Should We Narrow the Definition of Lawyer Pro Bono? Will That Lead to More Poor People Being Served?

By: Steve Grumm

Environmental stewardship is important.  It’s also great to provide legal work that supports the arts.  Who doesn’t want to support the arts?  But by including such activities in how we – the legal community – define pro bono, are we lessening the odds that pro bono lawyers will take on poverty law cases and provide direct legal assistance to poor people?  A recent Pro Bono Institute report shows that law-firm pro bono on poverty-law matters is down. 

The Institute’s Esther Lardent weighs in on the question, and decides that narrowing “pro bono’s” definition will not lead to more/better work on behalf of low-income clients.  Writing in the National Law Journal, Lardent argues:

Whatever the reason for the downturn, would a definition of pro bono limited to legal services for the poor solve the problem and result in more low-income clients served? I believe it would not. Lawyers make a pro bono commitment for many reasons, but one major impetus for many is a personal commitment to a particular legal problem or client demographic. Lawyers who are passionate about international human rights and the rule of law, protecting civil liberties or ensuring a sustainable environment for future generations understandably want to use their skills to pursue their passion. Business lawyers who are averse to litigation are unlikely to take on adversarial matters on a pro bono basis when they would not do so for paying clients. The reality is that choosing pro bono work is often a matter of blending personal interest with client need. Restricting personal choices will not increase poverty law pro bono. It is, rather, far more likely to reduce the total amount of pro bono and the percentage of lawyers who undertake it.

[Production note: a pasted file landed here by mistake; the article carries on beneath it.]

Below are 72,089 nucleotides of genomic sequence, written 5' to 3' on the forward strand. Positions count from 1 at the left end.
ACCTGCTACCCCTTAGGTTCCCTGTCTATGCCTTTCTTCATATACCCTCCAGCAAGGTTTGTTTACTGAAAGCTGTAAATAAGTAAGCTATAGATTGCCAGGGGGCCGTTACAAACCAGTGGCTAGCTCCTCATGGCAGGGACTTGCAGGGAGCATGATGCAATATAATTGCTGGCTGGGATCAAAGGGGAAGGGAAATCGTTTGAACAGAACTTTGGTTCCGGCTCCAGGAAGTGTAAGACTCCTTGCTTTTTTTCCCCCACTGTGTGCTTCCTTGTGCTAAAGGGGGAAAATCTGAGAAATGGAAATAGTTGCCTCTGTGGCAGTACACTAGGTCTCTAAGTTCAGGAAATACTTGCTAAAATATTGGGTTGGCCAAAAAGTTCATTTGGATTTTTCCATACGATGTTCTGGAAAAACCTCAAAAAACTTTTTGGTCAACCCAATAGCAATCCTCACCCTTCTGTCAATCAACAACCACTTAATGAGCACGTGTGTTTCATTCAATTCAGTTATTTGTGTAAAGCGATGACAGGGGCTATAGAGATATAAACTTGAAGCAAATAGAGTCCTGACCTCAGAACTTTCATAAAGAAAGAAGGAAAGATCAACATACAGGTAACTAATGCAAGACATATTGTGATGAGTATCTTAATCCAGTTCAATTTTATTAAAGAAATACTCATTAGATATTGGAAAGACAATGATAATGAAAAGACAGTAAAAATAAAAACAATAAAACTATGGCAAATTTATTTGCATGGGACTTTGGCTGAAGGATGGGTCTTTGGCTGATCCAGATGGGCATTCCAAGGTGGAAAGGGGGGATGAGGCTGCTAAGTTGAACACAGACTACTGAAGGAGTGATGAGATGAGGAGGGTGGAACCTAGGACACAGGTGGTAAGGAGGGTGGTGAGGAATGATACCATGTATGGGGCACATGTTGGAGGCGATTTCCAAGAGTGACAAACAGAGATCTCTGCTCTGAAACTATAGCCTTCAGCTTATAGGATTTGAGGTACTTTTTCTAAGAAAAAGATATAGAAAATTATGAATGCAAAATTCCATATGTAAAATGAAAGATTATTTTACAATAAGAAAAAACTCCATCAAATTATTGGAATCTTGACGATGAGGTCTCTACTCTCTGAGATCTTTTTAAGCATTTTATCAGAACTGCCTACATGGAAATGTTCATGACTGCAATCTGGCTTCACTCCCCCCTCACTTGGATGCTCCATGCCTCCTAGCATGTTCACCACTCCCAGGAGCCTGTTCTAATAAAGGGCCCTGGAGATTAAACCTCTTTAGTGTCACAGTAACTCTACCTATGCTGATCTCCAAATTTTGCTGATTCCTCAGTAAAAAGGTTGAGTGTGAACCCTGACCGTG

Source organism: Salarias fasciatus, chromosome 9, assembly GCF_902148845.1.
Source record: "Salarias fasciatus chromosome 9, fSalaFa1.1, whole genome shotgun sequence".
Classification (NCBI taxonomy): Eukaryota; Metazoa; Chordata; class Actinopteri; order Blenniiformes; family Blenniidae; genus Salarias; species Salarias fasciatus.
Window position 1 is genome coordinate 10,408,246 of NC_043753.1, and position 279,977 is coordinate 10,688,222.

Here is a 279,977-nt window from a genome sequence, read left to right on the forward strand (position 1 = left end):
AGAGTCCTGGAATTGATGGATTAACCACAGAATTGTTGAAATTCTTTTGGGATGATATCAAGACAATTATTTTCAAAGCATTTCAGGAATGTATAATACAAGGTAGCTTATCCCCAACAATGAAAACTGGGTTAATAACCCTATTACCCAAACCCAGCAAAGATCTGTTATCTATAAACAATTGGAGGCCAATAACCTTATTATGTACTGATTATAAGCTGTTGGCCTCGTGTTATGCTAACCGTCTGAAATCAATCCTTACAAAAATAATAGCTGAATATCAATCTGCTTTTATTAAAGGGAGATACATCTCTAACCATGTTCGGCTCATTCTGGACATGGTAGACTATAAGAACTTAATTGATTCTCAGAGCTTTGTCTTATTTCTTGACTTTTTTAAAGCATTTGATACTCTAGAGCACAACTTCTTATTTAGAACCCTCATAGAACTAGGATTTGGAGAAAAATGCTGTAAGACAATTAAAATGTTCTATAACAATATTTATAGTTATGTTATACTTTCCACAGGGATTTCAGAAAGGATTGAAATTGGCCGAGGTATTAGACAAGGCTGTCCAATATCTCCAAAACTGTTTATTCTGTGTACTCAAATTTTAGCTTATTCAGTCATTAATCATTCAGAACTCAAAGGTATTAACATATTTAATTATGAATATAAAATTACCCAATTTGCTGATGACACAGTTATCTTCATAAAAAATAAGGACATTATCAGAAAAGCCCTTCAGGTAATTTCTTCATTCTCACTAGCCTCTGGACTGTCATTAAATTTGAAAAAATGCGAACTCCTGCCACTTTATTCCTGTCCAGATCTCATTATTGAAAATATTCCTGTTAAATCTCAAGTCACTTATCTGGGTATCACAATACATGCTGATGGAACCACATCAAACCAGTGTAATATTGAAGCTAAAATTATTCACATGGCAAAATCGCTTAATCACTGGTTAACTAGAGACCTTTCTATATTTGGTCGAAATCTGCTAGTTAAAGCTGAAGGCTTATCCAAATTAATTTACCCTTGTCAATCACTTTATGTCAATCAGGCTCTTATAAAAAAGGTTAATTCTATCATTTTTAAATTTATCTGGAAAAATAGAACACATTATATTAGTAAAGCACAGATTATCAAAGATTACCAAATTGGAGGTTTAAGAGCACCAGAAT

Our goal should be to educate lawyers about the unparalleled need for legal services to the poor. We should put, as our Pro Bono Challenge and American Bar Association Model Rule 6.1 do, a special emphasis on poverty law pro bono (which led to 58 percent of total Challenge law firm hours devoted to pro bono focused on poverty), and review and revamp the processes for referring, accepting and handling pro bono matters for the poor to make them more appealing and more efficiently undertaken.

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